Do You Really Know Your Skin Type?

Achieving a youthful, dewy, complexion worthy of a pinch on the cheek doesn’t come from using the crème de la crème of moisturizers.

Rushing into injectable treatments can be risky and expensive.  Relying on the sales-personnel at the beauty counter or believing a celebrity endorsed skin serum on TV, will most likely get you nowhere.

The most crucial step is to know your own skin type, first.

How you ask?  Knowing your skin type is as easy as learning to identify your power fruit — not the fruit you eat, mind you, but the fruit that you most closely resemble. 

We can literally look at the skin of three popular fruits and find similarities to help us identify our own skin types: oranges, lemons and apples.

When we know what we are we can best know which anti-aging battle plan to implement.

It sounds strange because most of us think about skin type in terms of conditions like acne, rosacea and the ever-popular “sensitive,” but this is not the way to see the big picture of your visage.  

Oily skin is like the skin of an orange

To explain, can you compare your skin to an orange: thick, porous and dimply with small, liquid caverns of orange oil ready to burst and mist off with a bend or tear? This is an oily skin type and tends to be the heaviest of the three with the greatest likelihood of sagging (especially around the jowls and eyes) with age.  This heavy and juicy skin, however is not prone to wrinkling and should be prized and not stripped of its oils.  Because this skin type of the heaviest, skin tightening treatments like Thermage and Ultherapy will be helpful for a nice lift.  This thick skin can also sustain regular exfoliation quite well via microdermabrasion and chemical peels.  Prescription vitamin A is great for smoothing out the enlarged pores of this oily skin type.

Normal skin is like the skin of a lemon

Lemon skin is most illustrative of the ever-elusive “normal” skin type.  Much like its other citrus counterpart, the lemon has a moderate amount of oil essence and a medium thickness with noticeable, but smaller and uniform pores.  

You lemons out there know who you are: you probably get a mild to slick shine in your T-zone and not much shine out on the periphery and jaw line.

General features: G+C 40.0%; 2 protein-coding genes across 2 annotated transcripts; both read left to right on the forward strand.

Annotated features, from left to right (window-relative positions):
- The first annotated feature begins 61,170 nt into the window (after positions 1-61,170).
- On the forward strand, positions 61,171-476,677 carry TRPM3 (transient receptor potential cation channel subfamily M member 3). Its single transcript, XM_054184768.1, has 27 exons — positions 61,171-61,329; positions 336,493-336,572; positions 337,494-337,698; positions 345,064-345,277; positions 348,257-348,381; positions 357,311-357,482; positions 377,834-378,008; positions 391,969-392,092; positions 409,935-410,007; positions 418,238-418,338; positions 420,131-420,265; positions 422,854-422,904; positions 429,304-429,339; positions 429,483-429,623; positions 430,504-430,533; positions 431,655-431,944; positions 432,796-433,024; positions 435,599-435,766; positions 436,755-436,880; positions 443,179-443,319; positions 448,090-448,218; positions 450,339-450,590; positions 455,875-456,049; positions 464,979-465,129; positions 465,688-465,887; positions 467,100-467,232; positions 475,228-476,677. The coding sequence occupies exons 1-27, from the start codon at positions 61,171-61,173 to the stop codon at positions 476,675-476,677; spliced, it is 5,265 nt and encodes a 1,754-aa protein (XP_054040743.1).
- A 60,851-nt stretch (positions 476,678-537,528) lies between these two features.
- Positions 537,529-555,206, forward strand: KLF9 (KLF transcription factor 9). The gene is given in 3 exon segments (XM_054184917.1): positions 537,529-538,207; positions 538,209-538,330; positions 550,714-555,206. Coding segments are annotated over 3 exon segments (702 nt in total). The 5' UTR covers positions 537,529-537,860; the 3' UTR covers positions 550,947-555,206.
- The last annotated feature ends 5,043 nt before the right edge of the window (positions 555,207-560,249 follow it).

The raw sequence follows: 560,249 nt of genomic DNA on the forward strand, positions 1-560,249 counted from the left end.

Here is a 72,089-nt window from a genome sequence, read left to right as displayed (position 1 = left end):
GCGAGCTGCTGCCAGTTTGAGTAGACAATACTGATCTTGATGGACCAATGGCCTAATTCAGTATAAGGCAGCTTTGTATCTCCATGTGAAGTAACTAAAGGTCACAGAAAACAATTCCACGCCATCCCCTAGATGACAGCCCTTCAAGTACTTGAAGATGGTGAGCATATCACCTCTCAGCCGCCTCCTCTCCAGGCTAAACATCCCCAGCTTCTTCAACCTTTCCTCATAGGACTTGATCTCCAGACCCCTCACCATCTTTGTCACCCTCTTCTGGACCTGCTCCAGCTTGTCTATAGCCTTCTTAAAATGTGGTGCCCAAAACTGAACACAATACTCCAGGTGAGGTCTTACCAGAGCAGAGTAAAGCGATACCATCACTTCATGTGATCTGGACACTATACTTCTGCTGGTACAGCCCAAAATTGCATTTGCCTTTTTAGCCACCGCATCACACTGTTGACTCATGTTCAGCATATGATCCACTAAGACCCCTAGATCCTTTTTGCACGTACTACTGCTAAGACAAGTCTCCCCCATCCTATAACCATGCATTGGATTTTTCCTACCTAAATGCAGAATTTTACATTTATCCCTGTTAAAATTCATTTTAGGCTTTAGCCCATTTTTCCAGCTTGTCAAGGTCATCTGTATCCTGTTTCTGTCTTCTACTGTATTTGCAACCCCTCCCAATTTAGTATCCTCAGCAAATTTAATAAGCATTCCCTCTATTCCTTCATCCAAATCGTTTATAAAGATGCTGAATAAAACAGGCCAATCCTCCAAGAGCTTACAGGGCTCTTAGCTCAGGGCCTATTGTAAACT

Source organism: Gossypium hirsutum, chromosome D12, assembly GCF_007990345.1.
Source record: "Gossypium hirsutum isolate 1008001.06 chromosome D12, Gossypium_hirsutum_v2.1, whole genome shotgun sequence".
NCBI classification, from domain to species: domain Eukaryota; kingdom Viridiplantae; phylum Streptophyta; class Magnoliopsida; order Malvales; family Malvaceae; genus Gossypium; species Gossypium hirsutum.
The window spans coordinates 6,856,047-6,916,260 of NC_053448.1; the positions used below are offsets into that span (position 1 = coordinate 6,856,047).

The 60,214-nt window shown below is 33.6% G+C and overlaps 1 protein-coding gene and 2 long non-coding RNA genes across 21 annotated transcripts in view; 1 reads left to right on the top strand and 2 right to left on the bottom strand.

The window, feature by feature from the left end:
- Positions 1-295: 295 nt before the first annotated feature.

Lemons are prone to more wrinkling than an orange but, on the up side (literally) less sagging.  You should prize your oil production because it wanes with age. 

Be sure to always protect against the thinning effects of the sun’s rays because your thinner skin is fast to buckle under pressure.  Eye cream is key to start as early as your twenties and be sure to get exfoliated regularly and use hydrating serums.

dry skin is like the skin of an apple

The porcelain skin of an apple is most akin to a dry skin type.  Apple skin is paper-thin without noticeable pores or divots.  Just like polishing the popular fruit with your sleeve and gazing at its delicious sheen before you sink your teeth in, dry skin is smooth, lustrous and delicate.  

Apples, you are prone to wrinkling much earlier than other skin types — a crêpe-like, feathery appearance around the eye and mouth can show up as early as your 20s. 

Keep in mind your long-term anti-aging battle will be with wrinkling, dehydration and thinning. Heavier, more emollient skin creams seem to work best and many apples like cleansing oils and milks as opposed to foaming cleansers.  Dry skin can irritate easily because of its lack of oil and may need regular re-applications of moisture throughout the day. 

Focus on keeping your collagen and elastin proteins as thick as possible by avoiding sun exposure and fitting in monthly facial massage sessions with your esthetician to keep facial muscles as toned as Serena Williams’ biceps because you need all the lift you can get.

Now that the produce section of your local grocery market has a bit more meaning, it is important to clear up any confusion about skin conditions that go beyond the signs of aging.  

As mentioned before, acne, rosacea and sensitive skin conditions are common selling points for many cosmetics and should be available to all the fruits of the world; however, keep in mind that conditions are temporary and skin type is forever. 

In order to have great skin it is paramount to know your skin “type” and then identify the specific “conditions” (short or long-term) that you may be experiencing.  

Any type of skin, albeit thick and oily or thin and dry can be sensitive.  Likewise, acne, does not favor any particular skin type (contrary to popular belief) and can happen to those with the smallest pores and others with the largest.  

Hormones and bacteria play a larger role in breakouts than oil production, alone.  So, squeeze a fruit, give yourself a pinch and a look-over and book it to your nearest spa. It behooves all you fruits out there to find a licensed esthetician to treat your specific conditions within the context of your long-term needs for your skin type.  

Remember: peaches and cream is nice but knowing your skin type will better suffice.